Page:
1862: Missionaries were not permitted to engage in trade, or land; but some broke the rules

For example appeared that (missionary William) Moore adhered to that stipulation until the 1860s. he then sold land he owned in Australia and placed the proceeds in trust with the Wesleyan Church. This gave him the the capital to invest in Fiji which he did, beging in 1862, when her purchased ( from a Melbourne man named Thompson) a small island between Ovalau and Bau,   He was hoping the Mission chairman might buy is. “ but we cant see together, so I have to purchase this so as to have a place for a cow and some goats.  He argue that rule did not apply to him as he was buying, and “second hand from traders”.   Moore was later in 1858 to help Melbourne entrepreneurs plan the development of the Polynesian Company; this was to get very large land holdings and a Fiji banking monopoly from Cacobau in exchange for paying his US debt, and float the the Polynesian Company;on the stock market. In 1869 the New South Wales Methodost Conference removed Moore from his role as chair.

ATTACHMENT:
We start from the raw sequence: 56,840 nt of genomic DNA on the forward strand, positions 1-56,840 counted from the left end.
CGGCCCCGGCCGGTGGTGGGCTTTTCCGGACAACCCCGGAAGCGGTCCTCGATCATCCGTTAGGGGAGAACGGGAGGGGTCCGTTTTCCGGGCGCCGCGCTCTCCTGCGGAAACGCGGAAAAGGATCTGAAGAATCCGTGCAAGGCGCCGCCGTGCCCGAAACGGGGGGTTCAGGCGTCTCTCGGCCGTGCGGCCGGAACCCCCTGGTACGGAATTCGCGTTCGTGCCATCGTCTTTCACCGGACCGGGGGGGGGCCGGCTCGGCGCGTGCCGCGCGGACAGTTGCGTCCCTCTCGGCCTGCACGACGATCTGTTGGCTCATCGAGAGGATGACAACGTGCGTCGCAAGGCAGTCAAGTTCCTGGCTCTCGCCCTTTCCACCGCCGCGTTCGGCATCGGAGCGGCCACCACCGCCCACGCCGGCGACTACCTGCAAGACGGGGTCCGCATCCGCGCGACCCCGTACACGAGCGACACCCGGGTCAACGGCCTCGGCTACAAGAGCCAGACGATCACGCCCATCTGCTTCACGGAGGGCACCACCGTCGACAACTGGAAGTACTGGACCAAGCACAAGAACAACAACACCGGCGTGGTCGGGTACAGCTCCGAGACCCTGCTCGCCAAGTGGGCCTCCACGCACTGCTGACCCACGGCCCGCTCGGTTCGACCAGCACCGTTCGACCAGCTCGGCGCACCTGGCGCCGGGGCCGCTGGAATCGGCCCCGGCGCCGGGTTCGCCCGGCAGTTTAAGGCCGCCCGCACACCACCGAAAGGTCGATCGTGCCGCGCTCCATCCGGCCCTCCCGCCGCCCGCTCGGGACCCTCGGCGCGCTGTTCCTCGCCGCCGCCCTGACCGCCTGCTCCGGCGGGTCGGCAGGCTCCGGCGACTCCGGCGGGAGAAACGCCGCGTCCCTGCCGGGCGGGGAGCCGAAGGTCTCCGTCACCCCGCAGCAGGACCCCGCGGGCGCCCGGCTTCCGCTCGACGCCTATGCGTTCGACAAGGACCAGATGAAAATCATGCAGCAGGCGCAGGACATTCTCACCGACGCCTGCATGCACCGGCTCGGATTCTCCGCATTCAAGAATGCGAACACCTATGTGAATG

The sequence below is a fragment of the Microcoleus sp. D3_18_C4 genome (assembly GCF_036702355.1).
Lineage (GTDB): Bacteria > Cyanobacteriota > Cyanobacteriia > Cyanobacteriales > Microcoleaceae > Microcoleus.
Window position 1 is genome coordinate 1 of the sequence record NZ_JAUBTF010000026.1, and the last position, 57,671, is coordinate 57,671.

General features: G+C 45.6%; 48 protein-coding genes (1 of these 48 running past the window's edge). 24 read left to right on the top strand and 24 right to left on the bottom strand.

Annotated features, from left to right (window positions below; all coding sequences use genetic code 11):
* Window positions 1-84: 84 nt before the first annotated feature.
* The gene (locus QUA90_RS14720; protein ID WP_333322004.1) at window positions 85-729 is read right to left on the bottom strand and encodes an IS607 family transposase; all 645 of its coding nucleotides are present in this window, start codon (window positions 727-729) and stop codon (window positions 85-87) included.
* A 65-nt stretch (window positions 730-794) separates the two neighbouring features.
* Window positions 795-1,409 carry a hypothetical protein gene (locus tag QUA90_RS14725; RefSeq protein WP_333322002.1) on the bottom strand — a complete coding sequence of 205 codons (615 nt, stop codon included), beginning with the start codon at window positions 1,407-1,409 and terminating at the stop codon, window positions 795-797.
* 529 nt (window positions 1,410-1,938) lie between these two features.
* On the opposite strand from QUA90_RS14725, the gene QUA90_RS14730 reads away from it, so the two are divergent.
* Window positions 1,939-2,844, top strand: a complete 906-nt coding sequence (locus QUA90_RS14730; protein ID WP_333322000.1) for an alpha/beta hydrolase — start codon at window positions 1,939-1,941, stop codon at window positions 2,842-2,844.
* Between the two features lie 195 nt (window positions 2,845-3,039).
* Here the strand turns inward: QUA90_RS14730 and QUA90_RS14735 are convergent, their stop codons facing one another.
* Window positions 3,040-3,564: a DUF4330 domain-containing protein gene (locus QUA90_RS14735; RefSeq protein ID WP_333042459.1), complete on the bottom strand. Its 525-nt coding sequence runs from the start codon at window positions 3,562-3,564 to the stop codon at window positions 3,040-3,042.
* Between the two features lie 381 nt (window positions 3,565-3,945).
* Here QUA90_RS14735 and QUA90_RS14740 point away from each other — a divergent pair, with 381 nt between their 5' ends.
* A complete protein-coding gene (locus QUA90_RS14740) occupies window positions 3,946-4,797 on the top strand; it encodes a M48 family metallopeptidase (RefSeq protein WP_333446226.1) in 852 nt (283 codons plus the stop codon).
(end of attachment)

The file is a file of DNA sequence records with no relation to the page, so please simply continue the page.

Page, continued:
p372 Exodus of the I Taukei By Andrew Thornley, Tauga Vulaono, University of the South Pacific Institute of Pacific Studies, Institute of Pacific Studies.


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